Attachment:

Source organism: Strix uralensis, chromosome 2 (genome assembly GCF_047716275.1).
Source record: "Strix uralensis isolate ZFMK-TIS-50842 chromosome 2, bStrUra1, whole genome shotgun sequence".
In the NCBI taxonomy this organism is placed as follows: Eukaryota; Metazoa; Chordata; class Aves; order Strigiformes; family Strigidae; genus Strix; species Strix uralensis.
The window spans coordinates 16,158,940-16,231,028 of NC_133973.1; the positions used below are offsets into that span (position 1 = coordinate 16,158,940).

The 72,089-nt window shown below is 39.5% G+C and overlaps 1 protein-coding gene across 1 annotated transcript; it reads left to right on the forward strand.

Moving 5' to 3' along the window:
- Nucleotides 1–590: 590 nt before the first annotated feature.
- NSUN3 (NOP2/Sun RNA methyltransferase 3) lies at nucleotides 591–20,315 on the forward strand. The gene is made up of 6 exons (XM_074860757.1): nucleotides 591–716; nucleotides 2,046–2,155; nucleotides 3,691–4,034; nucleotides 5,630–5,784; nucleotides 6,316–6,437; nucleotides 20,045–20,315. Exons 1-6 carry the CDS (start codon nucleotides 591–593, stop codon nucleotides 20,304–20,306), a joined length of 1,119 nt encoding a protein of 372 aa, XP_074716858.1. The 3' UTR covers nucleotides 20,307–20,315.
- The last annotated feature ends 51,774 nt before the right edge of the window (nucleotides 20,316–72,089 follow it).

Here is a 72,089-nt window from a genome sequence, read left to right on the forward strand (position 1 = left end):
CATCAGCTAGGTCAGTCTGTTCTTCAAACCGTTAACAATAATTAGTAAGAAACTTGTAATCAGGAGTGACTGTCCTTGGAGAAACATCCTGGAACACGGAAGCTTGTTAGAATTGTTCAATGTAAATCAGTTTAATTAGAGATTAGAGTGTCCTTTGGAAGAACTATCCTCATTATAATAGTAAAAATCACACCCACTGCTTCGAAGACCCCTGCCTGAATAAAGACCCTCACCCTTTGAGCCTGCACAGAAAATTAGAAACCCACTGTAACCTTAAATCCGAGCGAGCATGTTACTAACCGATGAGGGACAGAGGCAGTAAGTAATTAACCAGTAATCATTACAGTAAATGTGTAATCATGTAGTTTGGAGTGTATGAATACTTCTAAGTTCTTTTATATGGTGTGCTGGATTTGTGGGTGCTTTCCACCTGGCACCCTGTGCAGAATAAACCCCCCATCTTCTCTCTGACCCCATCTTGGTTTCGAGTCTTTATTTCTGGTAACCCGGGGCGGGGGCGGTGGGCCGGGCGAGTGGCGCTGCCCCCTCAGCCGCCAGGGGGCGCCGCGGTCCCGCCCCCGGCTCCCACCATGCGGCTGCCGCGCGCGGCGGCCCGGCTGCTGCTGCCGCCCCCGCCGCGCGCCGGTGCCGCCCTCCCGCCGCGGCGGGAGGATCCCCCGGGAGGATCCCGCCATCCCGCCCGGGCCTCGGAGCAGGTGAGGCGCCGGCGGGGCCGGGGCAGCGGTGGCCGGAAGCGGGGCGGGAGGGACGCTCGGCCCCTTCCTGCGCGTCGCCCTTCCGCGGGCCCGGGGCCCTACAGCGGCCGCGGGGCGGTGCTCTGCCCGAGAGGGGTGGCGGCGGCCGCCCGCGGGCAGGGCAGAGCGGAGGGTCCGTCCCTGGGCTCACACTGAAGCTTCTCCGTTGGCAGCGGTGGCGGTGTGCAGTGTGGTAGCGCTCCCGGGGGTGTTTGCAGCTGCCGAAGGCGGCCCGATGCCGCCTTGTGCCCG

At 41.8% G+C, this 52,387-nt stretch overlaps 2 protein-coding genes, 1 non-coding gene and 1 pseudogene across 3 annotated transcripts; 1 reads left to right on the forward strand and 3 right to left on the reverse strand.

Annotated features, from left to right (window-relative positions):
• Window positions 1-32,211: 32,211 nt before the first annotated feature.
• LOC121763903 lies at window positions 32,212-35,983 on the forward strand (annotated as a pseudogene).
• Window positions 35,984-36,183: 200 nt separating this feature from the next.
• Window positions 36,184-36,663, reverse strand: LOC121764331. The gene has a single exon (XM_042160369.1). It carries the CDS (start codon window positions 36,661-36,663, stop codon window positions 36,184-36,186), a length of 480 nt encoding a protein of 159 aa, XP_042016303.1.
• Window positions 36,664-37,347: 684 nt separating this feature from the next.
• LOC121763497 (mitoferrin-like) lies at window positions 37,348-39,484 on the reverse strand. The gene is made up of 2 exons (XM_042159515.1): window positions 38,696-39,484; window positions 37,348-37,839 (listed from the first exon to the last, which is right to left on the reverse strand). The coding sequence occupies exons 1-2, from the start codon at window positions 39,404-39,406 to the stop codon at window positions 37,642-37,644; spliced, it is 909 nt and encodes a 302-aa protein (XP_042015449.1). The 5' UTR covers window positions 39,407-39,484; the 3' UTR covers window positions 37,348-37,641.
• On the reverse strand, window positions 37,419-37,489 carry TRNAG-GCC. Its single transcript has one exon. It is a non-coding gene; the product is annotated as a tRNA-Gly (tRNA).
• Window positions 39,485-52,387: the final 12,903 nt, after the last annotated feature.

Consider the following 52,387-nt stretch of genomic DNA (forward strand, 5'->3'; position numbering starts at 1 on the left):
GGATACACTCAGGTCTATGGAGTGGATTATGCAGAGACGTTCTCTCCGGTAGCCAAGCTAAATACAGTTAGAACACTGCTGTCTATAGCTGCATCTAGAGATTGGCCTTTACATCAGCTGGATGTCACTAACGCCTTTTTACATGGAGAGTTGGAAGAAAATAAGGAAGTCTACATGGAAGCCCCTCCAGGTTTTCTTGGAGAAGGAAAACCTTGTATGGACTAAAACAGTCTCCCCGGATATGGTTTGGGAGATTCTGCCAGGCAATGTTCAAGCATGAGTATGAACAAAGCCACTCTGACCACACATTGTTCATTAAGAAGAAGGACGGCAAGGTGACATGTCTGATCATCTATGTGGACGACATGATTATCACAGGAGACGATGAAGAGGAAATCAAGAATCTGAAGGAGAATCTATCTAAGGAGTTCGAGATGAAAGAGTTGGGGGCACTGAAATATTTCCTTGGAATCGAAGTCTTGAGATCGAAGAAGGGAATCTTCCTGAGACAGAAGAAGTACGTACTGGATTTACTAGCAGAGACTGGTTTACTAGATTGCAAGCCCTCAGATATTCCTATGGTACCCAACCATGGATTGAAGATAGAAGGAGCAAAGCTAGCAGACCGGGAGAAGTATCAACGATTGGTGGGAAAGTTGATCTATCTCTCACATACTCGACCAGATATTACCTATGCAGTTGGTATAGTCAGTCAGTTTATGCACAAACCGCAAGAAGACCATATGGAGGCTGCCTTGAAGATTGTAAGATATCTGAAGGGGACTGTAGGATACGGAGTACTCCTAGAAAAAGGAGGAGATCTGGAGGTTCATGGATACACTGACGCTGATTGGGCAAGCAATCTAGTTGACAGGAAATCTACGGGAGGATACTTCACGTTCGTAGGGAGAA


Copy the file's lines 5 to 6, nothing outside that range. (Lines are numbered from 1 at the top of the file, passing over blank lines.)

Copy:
The 72,089-nt window shown below is 39.5% G+C and overlaps 1 protein-coding gene across 1 annotated transcript; it reads left to right on the forward strand.

Moving 5' to 3' along the window: